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Security Response

Misleading Apps Push Browser Security Update Trick

Created: 04 Oct 2010 22:41:52 GMT • Updated: 23 Jan 2014 18:24:39 GMT • Translations available: 日本語
Parveen Vashishtha's picture
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In a previous blog we reported on how attackers use social engineering techniques to scare users into purchasing a misleading application. This time around, we have come across a couple of websites that are using a slightly different trick to mislead users.

In order to trick users, these websites used bogus pages that look similar to those presented by security features or technologies when one is about to visit a malicious page. However, it presented a “Download Updates!!” button, unlike Google’s “Get me out of here” button, for example.
 

 

Regardless of what browser is used, the user is presented with the same misleading dialog box that seemingly forces the download of Firefox and Chrome updates. This misleading dialog box keeps on popping up, even if the user clicks on cancel button:

 
The downloaded executable turns out to be a variant of the infamous misleading application called Security Tool. Once executed, it displays exaggerated pop-ups in an attempt to scare users:
 

Unlike standard misleading application distribution websites, these sites don’t rely only on social engineering tricks to mislead users. If more savvy users don’t download the misleading application executable, then these websites will redirect users to a website that, in turn, further redirects to a malicious website that is hosting the infamous Phoenix exploit kit.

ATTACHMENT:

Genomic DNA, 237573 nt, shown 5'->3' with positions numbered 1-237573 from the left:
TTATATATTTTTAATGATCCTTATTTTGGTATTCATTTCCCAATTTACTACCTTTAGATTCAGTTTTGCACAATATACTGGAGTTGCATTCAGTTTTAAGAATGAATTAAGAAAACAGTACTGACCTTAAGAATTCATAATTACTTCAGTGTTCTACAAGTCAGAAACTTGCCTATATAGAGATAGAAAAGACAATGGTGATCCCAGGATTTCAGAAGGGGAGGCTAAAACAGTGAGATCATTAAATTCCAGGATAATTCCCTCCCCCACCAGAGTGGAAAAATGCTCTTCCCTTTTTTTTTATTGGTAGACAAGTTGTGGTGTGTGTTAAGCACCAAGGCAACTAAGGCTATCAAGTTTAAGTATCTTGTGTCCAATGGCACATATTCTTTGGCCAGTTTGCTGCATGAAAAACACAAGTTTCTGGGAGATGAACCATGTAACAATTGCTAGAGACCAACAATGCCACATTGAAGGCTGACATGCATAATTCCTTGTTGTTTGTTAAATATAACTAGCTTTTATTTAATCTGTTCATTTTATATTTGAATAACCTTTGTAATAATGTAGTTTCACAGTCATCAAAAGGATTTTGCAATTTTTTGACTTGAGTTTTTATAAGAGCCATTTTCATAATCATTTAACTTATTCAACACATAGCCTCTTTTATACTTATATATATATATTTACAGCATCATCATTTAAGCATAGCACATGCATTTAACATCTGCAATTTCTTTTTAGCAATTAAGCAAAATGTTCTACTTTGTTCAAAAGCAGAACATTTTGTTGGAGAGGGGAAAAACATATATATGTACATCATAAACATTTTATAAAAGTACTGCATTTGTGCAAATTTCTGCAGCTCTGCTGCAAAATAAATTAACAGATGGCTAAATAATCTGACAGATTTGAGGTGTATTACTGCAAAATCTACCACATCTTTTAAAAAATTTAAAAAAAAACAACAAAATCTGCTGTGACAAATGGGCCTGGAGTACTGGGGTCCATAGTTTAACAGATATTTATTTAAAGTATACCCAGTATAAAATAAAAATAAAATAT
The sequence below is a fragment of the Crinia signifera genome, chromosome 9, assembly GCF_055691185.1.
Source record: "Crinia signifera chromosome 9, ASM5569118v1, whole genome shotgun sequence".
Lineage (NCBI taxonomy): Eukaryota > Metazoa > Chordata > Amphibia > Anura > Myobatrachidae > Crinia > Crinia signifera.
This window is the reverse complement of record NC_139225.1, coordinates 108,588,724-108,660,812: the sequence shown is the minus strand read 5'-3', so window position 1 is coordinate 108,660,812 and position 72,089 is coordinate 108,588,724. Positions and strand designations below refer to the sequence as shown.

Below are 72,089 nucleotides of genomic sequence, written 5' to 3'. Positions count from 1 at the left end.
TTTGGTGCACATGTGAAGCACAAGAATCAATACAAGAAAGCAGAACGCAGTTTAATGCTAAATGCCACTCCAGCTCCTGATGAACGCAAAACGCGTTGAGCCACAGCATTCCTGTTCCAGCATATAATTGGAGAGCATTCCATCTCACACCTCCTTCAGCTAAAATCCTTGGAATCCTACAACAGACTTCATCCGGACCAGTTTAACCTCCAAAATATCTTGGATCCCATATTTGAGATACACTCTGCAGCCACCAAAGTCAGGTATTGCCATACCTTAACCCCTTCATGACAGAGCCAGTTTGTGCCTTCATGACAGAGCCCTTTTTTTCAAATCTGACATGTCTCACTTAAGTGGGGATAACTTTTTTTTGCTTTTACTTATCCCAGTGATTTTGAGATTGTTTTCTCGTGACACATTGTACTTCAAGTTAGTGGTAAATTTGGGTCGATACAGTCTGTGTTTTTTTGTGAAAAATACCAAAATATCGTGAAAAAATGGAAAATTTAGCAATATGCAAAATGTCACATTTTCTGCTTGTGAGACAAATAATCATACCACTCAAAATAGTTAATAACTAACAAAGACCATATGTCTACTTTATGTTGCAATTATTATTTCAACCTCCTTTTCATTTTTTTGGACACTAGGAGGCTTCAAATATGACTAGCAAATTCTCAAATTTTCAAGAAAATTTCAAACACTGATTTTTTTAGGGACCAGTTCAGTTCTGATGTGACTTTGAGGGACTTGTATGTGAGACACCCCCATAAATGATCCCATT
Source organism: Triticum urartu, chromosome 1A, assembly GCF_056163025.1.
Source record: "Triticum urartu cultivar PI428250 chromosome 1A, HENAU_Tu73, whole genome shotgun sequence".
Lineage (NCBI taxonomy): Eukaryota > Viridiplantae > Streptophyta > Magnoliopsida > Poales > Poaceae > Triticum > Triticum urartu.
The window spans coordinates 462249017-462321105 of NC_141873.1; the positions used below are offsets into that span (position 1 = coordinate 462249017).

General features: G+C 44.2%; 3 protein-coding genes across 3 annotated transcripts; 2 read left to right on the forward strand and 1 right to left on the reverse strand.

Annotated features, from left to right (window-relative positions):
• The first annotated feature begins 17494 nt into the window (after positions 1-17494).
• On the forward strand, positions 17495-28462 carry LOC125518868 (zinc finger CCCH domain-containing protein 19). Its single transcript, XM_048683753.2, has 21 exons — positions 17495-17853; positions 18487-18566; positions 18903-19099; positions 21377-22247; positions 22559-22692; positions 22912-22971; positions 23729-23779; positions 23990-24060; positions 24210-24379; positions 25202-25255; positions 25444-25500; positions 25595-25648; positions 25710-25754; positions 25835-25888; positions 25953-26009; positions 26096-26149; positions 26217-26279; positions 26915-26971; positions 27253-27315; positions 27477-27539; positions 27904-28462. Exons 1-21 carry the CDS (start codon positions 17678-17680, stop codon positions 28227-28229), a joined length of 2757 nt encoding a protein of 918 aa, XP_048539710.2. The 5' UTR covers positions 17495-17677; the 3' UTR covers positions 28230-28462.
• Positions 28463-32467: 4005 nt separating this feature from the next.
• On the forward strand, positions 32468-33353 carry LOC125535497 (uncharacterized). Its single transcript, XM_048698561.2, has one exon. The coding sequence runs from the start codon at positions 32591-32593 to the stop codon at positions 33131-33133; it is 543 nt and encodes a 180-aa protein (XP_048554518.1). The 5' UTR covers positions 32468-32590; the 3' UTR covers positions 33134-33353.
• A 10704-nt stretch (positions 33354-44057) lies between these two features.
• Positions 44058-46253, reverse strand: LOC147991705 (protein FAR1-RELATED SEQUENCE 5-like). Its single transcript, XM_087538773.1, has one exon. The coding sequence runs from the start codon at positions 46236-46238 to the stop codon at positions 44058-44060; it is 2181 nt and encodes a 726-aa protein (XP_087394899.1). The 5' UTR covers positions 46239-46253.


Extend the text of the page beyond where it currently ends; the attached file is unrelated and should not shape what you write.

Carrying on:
Phoenix is an automated exploit kit that uses heavily obfuscated JavaScript code to evade security products. The Phoenix exploit kit has the following exploits in its armory:

•    IE MDAC
•    IE iepeers
•    IE SnapShot Viewer ActiveX 
•    Adobe Reader and Flash - PDF Collab / printf / getIcon / NewPlayer/LibTiff
•    Java - HsbParser.getSoundBank and JRE
•     Windows Help Center (HCP)

These exploit kits are used to deliver malware after exploiting a vulnerability, mostly those affecting Web browsers. If users don’t somehow fall victim to this latest browser update trick, then the attackers have the fall back of delivering misleading applications through these exploit kits.

Malware authors are employing innovative social engineering tricks to fool users—it’s as simple as that. As always, we encourage users to not click on unverified hyperlinks. Products such as NortonSafeWeb should be used to verify links before clicking on them. In addition, users should download updates from their legitimate vendor’s websites only. The good news is that Symantec customers with updated definitions are protected from this attack.